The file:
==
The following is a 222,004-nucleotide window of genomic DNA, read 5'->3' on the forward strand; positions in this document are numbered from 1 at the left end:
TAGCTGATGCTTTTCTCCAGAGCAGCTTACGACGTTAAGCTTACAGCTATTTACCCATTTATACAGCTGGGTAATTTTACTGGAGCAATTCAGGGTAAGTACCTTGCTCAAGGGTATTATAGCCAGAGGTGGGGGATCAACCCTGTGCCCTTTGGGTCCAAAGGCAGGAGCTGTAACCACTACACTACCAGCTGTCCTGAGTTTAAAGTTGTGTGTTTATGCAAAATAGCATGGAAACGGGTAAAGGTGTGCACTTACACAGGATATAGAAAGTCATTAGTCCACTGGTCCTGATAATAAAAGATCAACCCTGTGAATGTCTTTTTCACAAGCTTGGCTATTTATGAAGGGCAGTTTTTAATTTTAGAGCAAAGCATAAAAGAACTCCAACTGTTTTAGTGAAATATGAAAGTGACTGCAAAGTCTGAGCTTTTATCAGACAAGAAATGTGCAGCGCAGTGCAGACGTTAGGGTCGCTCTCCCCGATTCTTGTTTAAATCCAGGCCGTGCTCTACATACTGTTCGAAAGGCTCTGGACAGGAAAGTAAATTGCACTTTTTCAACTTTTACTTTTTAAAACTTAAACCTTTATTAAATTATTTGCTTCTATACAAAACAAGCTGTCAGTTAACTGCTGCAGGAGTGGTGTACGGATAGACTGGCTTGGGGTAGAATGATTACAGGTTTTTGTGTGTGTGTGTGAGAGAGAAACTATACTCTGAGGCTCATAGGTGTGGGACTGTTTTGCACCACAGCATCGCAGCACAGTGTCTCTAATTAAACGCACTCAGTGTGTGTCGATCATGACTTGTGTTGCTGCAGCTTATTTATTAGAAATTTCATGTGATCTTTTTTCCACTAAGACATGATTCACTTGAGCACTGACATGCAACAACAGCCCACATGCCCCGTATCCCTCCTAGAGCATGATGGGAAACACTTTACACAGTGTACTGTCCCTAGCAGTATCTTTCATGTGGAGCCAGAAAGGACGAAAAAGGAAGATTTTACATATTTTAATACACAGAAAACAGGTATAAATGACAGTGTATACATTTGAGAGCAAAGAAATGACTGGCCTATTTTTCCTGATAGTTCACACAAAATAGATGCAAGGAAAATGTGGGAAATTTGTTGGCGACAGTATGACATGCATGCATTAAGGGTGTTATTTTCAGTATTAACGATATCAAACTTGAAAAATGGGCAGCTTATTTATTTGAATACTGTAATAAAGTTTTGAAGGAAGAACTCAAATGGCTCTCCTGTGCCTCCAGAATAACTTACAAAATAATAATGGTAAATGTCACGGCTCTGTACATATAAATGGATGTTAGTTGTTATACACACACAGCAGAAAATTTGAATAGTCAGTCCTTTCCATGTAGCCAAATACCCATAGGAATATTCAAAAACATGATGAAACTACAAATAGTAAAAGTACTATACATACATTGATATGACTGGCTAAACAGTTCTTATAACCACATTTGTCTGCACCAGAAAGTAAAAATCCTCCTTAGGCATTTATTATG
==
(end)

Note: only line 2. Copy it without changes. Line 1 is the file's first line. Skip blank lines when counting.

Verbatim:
TAGCTGATGCTTTTCTCCAGAGCAGCTTACGACGTTAAGCTTACAGCTATTTACCCATTTATACAGCTGGGTAATTTTACTGGAGCAATTCAGGGTAAGTACCTTGCTCAAGGGTATTATAGCCAGAGGTGGGGGATCAACCCTGTGCCCTTTGGGTCCAAAGGCAGGAGCTGTAACCACTACACTACCAGCTGTCCTGAGTTTAAAGTTGTGTGTTTATGCAAAATAGCATGGAAACGGGTAAAGGTGTGCACTTACACAGGATATAGAAAGTCATTAGTCCACTGGTCCTGATAATAAAAGATCAACCCTGTGAATGTCTTTTTCACAAGCTTGGCTATTTATGAAGGGCAGTTTTTAATTTTAGAGCAAAGCATAAAAGAACTCCAACTGTTTTAGTGAAATATGAAAGTGACTGCAAAGTCTGAGCTTTTATCAGACAAGAAATGTGCAGCGCAGTGCAGACGTTAGGGTCGCTCTCCCCGATTCTTGTTTAAATCCAGGCCGTGCTCTACATACTGTTCGAAAGGCTCTGGACAGGAAAGTAAATTGCACTTTTTCAACTTTTACTTTTTAAAACTTAAACCTTTATTAAATTATTTGCTTCTATACAAAACAAGCTGTCAGTTAACTGCTGCAGGAGTGGTGTACGGATAGACTGGCTTGGGGTAGAATGATTACAGGTTTTTGTGTGTGTGTGTGAGAGAGAAACTATACTCTGAGGCTCATAGGTGTGGGACTGTTTTGCACCACAGCATCGCAGCACAGTGTCTCTAATTAAACGCACTCAGTGTGTGTCGATCATGACTTGTGTTGCTGCAGCTTATTTATTAGAAATTTCATGTGATCTTTTTTCCACTAAGACATGATTCACTTGAGCACTGACATGCAACAACAGCCCACATGCCCCGTATCCCTCCTAGAGCATGATGGGAAACACTTTACACAGTGTACTGTCCCTAGCAGTATCTTTCATGTGGAGCCAGAAAGGACGAAAAAGGAAGATTTTACATATTTTAATACACAGAAAACAGGTATAAATGACAGTGTATACATTTGAGAGCAAAGAAATGACTGGCCTATTTTTCCTGATAGTTCACACAAAATAGATGCAAGGAAAATGTGGGAAATTTGTTGGCGACAGTATGACATGCATGCATTAAGGGTGTTATTTTCAGTATTAACGATATCAAACTTGAAAAATGGGCAGCTTATTTATTTGAATACTGTAATAAAGTTTTGAAGGAAGAACTCAAATGGCTCTCCTGTGCCTCCAGAATAACTTACAAAATAATAATGGTAAATGTCACGGCTCTGTACATATAAATGGATGTTAGTTGTTATACACACACAGCAGAAAATTTGAATAGTCAGTCCTTTCCATGTAGCCAAATACCCATAGGAATATTCAAAAACATGATGAAACTACAAATAGTAAAAGTACTATACATACATTGATATGACTGGCTAAACAGTTCTTATAACCACATTTGTCTGCACCAGAAAGTAAAAATCCTCCTTAGGCATTTATTATG